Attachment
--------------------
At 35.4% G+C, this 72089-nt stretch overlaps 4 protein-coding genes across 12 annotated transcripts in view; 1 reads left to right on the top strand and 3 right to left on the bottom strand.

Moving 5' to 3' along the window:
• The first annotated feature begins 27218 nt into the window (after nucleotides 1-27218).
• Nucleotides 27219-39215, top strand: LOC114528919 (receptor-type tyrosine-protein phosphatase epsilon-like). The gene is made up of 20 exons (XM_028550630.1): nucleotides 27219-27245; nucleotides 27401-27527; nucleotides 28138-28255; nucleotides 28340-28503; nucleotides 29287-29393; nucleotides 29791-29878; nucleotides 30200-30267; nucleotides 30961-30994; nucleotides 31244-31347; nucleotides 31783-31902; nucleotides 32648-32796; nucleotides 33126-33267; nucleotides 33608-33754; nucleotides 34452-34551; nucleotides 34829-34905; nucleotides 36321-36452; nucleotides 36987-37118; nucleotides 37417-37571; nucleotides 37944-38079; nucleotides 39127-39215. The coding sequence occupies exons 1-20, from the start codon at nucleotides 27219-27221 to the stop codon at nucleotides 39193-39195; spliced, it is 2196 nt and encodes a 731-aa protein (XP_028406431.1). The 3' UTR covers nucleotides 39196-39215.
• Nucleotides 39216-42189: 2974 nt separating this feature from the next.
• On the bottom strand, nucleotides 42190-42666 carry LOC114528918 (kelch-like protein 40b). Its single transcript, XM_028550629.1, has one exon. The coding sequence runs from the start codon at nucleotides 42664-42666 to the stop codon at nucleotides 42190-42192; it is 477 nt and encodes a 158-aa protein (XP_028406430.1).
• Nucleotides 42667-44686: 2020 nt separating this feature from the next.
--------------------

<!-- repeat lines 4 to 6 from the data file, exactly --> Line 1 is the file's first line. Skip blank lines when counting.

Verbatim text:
• Nucleotides 27219-39215, top strand: LOC114528919 (receptor-type tyrosine-protein phosphatase epsilon-like). The gene is made up of 20 exons (XM_028550630.1): nucleotides 27219-27245; nucleotides 27401-27527; nucleotides 28138-28255; nucleotides 28340-28503; nucleotides 29287-29393; nucleotides 29791-29878; nucleotides 30200-30267; nucleotides 30961-30994; nucleotides 31244-31347; nucleotides 31783-31902; nucleotides 32648-32796; nucleotides 33126-33267; nucleotides 33608-33754; nucleotides 34452-34551; nucleotides 34829-34905; nucleotides 36321-36452; nucleotides 36987-37118; nucleotides 37417-37571; nucleotides 37944-38079; nucleotides 39127-39215. The coding sequence occupies exons 1-20, from the start codon at nucleotides 27219-27221 to the stop codon at nucleotides 39193-39195; spliced, it is 2196 nt and encodes a 731-aa protein (XP_028406431.1). The 3' UTR covers nucleotides 39196-39215.
• Nucleotides 39216-42189: 2974 nt separating this feature from the next.
• On the bottom strand, nucleotides 42190-42666 carry LOC114528918 (kelch-like protein 40b). Its single transcript, XM_028550629.1, has one exon. The coding sequence runs from the start codon at nucleotides 42664-42666 to the stop codon at nucleotides 42190-42192; it is 477 nt and encodes a 158-aa protein (XP_028406430.1).